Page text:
The Sanity of Madness in Edward P.

Jones' The “Known World”
Anjuelle D. Floyd

“In those first days after Henry bought Alice, the patrollers would haul her back to Henry’s plantation, waking him and Caldonia …Come down here and find out about your property’...Henry would come down [and help] …Alice up…[then] sprawled …in the dirt after [the patrollers] had run her back…The patrollers would…ride away [decrying] among themselves…This is what happens when you give niggers the same right as a white man….” (pp. 12-13)

What is it that happened with Henry Townsend in owning Alice that so bothered the white patrollers who owned no slaves…?

Was it compassion or his display of care toward Alice?

As and enslaved person—a woman with “…half a mind…” She has more freedoms with both Henry Townsend the black man that owns her and also with the white patrollers?

Is Alice truly mad? Or is the at least veneer of her madness a reflection of the sickly and poisonous emotional conditions of her surroundings?

We are told the story of a woman on the last plantation Alice had lived. The woman yearning freedom, had thrown herself into a well with the intention of swimming her way home.
9/21/2007 (all excerpts taken from Edward P. Jones’ The Known World ISBN-0007195303))

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The Sanity of Madness in Edward P. Jones' The “Known World”
Anjuelle D. Floyd

“No one ever drank out of that well again. It had been the well whites had drunk from. Even after they dug a new one, they would not allow the Negroes to use the well [into which to the] slave woman [had jumped and] swam home in. Every slave on the plantation wanted to drink of the water that gave a woman the power of a fish…the white people bricked over the well…said they had poisoned it.” (pp. 294- 296)

Madness or the appearance of insanity possesses great power over the inhabitants of Manchester, Virginia.

But Moses, the overseer on the deceased Henry Townsend’s plantation knows more. With intentions of making love to Henry’s widow, Caldonia, Moses sends his wife and child into freedom. He sets them on the course to escape Virginia and the South by placing them in the charge of Alice—the woman possessing “…half a mind…”

“I got a job for you…and if you do it right, you won’t be have to be nobody’s slave no more.” (p. 293)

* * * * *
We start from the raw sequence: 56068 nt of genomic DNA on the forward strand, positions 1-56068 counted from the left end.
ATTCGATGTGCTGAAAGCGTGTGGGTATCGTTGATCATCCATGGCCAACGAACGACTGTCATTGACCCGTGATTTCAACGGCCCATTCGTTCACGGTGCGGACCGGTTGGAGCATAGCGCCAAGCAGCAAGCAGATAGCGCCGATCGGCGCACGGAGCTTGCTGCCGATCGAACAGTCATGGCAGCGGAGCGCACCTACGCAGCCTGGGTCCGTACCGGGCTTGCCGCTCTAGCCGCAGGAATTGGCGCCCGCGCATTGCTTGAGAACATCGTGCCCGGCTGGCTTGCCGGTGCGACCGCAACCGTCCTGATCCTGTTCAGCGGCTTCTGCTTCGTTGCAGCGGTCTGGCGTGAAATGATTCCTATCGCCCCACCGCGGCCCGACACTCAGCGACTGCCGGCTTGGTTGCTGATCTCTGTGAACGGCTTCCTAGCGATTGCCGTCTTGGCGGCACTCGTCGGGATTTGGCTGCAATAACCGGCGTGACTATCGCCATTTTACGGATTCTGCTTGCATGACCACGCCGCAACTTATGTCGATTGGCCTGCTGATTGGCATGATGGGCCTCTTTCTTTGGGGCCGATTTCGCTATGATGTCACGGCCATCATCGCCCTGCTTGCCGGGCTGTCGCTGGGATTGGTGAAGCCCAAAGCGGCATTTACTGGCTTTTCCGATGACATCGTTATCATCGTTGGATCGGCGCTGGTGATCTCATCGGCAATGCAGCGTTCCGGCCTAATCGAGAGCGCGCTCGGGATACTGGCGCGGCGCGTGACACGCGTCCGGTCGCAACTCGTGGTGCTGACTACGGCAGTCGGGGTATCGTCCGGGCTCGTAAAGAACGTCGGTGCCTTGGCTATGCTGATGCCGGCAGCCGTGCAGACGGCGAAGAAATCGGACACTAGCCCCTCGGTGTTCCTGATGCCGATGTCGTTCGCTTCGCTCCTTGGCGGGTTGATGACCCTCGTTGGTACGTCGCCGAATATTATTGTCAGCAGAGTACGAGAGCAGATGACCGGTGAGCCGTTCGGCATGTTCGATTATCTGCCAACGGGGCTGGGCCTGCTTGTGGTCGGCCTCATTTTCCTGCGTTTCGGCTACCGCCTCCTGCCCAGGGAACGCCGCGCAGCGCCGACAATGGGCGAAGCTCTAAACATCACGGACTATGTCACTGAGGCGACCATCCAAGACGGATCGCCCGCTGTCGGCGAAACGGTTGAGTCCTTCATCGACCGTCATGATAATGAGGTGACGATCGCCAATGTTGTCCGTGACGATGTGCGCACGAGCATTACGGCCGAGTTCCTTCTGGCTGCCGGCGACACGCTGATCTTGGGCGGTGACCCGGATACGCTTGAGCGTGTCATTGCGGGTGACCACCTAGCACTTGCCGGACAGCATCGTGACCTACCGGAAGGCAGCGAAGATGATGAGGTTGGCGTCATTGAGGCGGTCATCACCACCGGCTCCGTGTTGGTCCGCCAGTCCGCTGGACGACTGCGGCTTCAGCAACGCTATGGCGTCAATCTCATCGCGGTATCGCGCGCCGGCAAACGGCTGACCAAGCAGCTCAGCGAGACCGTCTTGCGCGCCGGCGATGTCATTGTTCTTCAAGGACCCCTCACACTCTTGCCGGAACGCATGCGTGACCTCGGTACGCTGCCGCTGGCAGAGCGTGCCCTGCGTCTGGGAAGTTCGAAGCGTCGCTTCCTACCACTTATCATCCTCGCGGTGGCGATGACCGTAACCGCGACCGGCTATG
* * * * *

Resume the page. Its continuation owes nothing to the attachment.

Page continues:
Alice at first resists, feigning her insanity. “I met a dead man layin in Massa lane...[s]he wanted to chant…[then considered] Maybe if she lifted her arms now, they would reward her for all that singing in the pas and raise her up to freedom…”

Moses pierces the veil of Alice’s machinations “…‘You, go on, cause I got my eye on
9/21/2007 (all excerpts taken from Edward P. Jones’ The Known World ISBN-0007195303))

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The Sanity of Madness in Edward P. Jones' The “Known World”
Anjuelle D. Floyd

you…both my eyes.’ He watched her go…[adding] That mule be waiting for you in the morning…” (pp. 293-294)

The story closes with Caldonia’s brother, Calvin, having escaped the virulent system of slavery and reached Washington, D.C. having written a letter to Caldonia. His words describe two paintings he has seen, “…a grand piece of art that is part tapestry, part painting, and part clay structure—all in one exquisite Creation…It is a…kind of map of the life of the County of Manchester, Virginia…a map of life…no people on this ‘map,’ just all the houses and barns and roads and cemeteries and wells in our Manchester...” (p. 384)

He describes the second as: “….another Creation...that may well be even more miraculous than the one of the County. [It] is about your home, Caldonia…your plantation…what God sees when he looks down…nothing [is] missing, not a cabin, not a barn, not a chicken, not a horse. No single person…And again the words at the bottom right hand corner are the stitched words, ‘Alice Night.’” (p. 385)

Clearly Alice held some wits about her, was not completely mad. She had “…half a mind…”

But what of the other half?

9/21/2007 (all excerpts taken from Edward P. Jones’ The Known World ISBN-0007195303))

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The Sanity of Madness in Edward P. Jones' The “Known World”
Anjuelle D. Floyd

In the life of …Alice Night… whose last name we do not learn until the end of the story, a time in the wake of Lee’s surrender to Grant at the Appomattox Court House, Jones portrays the two faces of slavery, that of acceptance of what is, the status quo of slavery of which so many like Alice, a slave, and also Calvin, the brother of the mistress who owns Alice, can do nothing about.

And it is in Alice’s paintings that Jones gives us glimpses of “…the world [previously] known [to them]…” the life with which Alice had become as familiar as that of her skin. And that once in freedom she renders in all its splendor and glory. And also it pain in that she had come to know it as the property of two others—Henry, a former slave himself, and his wife, Caldonia Townsend, Negro woman who had never known enslavement— persons of Alice’s own race, but also citizens of America working to making a living as so many around them had done, as those before them had taught.

9/21/2007 (all excerpts taken from Edward P. Jones’ The Known World ISBN-0007195303))

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